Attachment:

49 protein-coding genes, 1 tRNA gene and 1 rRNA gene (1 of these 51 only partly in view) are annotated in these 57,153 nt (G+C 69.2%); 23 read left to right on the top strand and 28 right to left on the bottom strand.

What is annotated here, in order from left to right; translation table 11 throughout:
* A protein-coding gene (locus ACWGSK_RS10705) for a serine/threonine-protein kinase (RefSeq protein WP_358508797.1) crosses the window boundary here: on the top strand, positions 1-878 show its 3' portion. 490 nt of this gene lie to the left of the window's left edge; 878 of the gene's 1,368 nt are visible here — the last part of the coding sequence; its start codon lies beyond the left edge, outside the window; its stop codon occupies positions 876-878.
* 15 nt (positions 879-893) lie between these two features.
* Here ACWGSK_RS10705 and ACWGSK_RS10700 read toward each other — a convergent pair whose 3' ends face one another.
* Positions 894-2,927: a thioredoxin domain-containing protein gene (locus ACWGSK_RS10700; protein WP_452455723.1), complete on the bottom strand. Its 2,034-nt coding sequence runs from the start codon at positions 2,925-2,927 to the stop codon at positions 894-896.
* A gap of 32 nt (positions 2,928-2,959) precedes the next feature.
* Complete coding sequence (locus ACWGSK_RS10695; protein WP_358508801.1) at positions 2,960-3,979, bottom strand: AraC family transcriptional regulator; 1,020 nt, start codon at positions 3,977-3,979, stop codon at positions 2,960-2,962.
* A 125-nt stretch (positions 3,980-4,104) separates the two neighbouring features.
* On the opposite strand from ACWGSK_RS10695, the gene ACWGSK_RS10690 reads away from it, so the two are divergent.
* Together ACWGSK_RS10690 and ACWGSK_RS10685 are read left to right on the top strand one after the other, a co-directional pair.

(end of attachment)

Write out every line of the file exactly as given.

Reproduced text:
49 protein-coding genes, 1 tRNA gene and 1 rRNA gene (1 of these 51 only partly in view) are annotated in these 57,153 nt (G+C 69.2%); 23 read left to right on the top strand and 28 right to left on the bottom strand.

What is annotated here, in order from left to right; translation table 11 throughout:
* A protein-coding gene (locus ACWGSK_RS10705) for a serine/threonine-protein kinase (RefSeq protein WP_358508797.1) crosses the window boundary here: on the top strand, positions 1-878 show its 3' portion. 490 nt of this gene lie to the left of the window's left edge; 878 of the gene's 1,368 nt are visible here — the last part of the coding sequence; its start codon lies beyond the left edge, outside the window; its stop codon occupies positions 876-878.
* 15 nt (positions 879-893) lie between these two features.
* Here ACWGSK_RS10705 and ACWGSK_RS10700 read toward each other — a convergent pair whose 3' ends face one another.
* Positions 894-2,927: a thioredoxin domain-containing protein gene (locus ACWGSK_RS10700; protein WP_452455723.1), complete on the bottom strand. Its 2,034-nt coding sequence runs from the start codon at positions 2,925-2,927 to the stop codon at positions 894-896.
* A gap of 32 nt (positions 2,928-2,959) precedes the next feature.
* Complete coding sequence (locus ACWGSK_RS10695; protein WP_358508801.1) at positions 2,960-3,979, bottom strand: AraC family transcriptional regulator; 1,020 nt, start codon at positions 3,977-3,979, stop codon at positions 2,960-2,962.
* A 125-nt stretch (positions 3,980-4,104) separates the two neighbouring features.
* On the opposite strand from ACWGSK_RS10695, the gene ACWGSK_RS10690 reads away from it, so the two are divergent.
* Together ACWGSK_RS10690 and ACWGSK_RS10685 are read left to right on the top strand one after the other, a co-directional pair.